Report: Investment in UK startups falls by largest amount in five years


Investment in UK startups has fallen by the largest amount in five years, with annual deal numbers for 2016 decreasing by 18% since 2015. The total amount invested also fell by 12% to £3.6bn.

That’s according to a report by Beauhurst, which has recorded all equity investment into UK startups in 2016.

Toby Austin, CEO and co-founder of Beauhurst, commented: “A year ago we predicted that 2016’s investment numbers would be flat on 2015’s. At the time, we thought that was a pessimistic outlook. It looks like we weren’t pessimistic enough.”

“The Deal” report also discovered crowdfunding suffered an overall decline of 14%, with 301 crowd investments completed in 2016. However, crowdfunding at the growth stage increased by 10%, with 80% of these companies crowdfunding for the first time, showing that this alternative funding route is emerging as a means for scaleups.

Despite the drop in total investment, Beauhurst also reported that the average deal size increased by 5%. Deliveroo’s $275m Series E was the largest UK round raised last year, followed by Skyscanners £128m raise and the £100m closed by Oxford Nanopore.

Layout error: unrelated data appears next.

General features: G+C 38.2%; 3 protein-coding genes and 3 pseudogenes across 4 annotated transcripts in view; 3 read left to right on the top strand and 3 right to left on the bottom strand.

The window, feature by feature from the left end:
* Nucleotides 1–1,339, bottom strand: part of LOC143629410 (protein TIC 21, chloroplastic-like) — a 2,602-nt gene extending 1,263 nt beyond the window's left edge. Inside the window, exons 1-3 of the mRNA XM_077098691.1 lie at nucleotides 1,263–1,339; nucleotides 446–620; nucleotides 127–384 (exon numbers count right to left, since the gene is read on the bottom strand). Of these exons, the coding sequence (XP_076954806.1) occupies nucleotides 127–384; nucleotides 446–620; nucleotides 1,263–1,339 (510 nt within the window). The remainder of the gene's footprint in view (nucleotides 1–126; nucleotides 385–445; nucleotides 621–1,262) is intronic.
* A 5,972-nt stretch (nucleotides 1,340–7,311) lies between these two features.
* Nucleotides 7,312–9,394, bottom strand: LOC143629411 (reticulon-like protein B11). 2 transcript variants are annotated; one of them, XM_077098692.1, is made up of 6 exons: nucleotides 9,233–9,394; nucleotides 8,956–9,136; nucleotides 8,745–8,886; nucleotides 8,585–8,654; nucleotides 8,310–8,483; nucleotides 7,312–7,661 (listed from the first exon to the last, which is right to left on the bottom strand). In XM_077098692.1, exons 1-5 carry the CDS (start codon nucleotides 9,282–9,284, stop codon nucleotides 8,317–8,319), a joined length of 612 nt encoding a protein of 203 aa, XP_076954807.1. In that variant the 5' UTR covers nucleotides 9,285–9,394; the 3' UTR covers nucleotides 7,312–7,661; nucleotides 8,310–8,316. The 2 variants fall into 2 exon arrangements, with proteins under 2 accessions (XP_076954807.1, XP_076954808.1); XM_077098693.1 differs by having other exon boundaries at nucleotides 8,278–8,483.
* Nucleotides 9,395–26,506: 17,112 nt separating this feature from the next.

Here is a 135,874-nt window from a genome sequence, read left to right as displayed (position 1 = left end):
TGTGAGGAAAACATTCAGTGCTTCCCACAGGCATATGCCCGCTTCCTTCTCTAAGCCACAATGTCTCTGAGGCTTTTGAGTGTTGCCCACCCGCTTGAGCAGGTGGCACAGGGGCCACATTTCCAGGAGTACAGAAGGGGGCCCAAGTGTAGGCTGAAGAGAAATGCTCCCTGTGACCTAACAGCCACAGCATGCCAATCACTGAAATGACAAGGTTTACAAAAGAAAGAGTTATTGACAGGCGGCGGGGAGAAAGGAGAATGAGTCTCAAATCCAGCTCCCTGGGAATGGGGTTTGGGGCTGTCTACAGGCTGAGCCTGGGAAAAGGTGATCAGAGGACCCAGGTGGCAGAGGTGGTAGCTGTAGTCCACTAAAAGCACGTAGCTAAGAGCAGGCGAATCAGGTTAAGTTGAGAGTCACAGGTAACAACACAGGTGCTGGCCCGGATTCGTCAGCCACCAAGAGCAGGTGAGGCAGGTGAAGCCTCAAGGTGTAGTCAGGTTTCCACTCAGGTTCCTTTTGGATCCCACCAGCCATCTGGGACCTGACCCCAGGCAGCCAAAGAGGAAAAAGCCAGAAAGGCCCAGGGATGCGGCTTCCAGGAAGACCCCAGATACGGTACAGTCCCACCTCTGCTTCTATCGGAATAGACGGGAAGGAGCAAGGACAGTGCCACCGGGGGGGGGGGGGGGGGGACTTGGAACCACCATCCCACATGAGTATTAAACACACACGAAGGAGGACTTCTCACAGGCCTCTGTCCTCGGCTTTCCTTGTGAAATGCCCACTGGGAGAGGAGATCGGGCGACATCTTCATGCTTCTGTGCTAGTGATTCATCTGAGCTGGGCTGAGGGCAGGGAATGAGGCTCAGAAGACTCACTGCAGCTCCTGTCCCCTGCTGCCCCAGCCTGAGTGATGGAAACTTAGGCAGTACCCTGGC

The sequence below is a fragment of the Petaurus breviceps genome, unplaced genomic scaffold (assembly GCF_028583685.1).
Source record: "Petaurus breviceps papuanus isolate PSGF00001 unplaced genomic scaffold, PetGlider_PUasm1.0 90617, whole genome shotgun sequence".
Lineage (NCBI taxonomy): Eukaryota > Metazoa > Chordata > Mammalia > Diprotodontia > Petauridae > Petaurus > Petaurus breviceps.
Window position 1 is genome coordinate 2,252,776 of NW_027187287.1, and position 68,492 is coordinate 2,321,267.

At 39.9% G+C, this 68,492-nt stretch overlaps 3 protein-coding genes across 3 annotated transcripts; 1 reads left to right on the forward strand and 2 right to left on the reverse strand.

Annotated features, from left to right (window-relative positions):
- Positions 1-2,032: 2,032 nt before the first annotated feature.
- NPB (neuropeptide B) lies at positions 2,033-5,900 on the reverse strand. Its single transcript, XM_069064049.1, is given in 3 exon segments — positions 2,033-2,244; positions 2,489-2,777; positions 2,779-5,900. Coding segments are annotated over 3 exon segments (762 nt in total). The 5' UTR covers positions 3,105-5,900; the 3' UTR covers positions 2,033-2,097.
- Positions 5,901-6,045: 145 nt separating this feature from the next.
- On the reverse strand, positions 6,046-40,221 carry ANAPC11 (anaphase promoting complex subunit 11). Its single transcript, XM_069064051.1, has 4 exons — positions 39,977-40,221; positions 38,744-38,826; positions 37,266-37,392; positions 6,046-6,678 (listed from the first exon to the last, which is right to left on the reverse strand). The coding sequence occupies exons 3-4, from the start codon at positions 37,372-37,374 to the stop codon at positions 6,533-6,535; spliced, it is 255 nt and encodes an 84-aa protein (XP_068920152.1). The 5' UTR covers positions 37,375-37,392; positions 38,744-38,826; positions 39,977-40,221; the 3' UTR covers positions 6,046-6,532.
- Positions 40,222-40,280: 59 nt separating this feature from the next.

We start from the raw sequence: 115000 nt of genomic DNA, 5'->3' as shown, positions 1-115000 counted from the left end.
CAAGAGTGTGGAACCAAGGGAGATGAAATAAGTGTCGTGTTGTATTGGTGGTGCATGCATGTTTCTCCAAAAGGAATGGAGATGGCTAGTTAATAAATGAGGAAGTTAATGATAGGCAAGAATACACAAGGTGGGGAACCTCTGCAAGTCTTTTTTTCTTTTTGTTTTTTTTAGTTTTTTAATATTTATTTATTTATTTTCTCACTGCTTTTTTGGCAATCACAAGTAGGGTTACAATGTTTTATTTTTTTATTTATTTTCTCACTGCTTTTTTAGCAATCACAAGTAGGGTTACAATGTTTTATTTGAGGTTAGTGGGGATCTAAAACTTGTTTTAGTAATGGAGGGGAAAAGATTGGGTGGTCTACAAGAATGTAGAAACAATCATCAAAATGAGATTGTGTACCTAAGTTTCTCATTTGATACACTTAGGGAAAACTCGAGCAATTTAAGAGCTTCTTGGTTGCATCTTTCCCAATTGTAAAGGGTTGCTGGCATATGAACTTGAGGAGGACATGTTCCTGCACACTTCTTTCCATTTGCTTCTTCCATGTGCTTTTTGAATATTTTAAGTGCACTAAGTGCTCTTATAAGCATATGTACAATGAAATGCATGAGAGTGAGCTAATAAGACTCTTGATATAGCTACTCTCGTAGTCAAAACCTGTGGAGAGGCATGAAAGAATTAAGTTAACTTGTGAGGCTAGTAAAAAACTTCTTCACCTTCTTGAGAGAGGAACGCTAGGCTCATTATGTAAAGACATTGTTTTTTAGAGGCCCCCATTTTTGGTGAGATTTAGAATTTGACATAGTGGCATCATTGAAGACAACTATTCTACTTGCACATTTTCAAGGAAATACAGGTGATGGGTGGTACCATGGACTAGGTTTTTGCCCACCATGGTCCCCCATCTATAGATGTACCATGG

“There are still some things to celebrate from 2016,” added Austin. “We saw some mammoth investments made into UK companies that genuinely have the potential to be world leaders in their industries.

“We saw a number of successful exits, demonstrating that the cycle of investment can indeed pay off. And even crowdfunders had something to celebrate, with their reach expanding significantly into the funding of later-stage companies,” he said.


Additionally, although UK investment dropped, startups in Wales and Northern Ireland received more funding than in 2015, seeing a 30% and 8% increase in deal numbers respectively.

In stark contrast to yesterday’s report released by Innovate Finance, which looked at the decline in UK FinTech investment, “The Deal” did not directly link the overall fall in investment to the EU referendum result.

“Despite the broader decline, we saw no significant drop in deal numbers after the EU referendum, suggesting Brexit has had little to no short-term impact on equity investment. The long-term effects, of course, remain to be seen,” Austin concluded.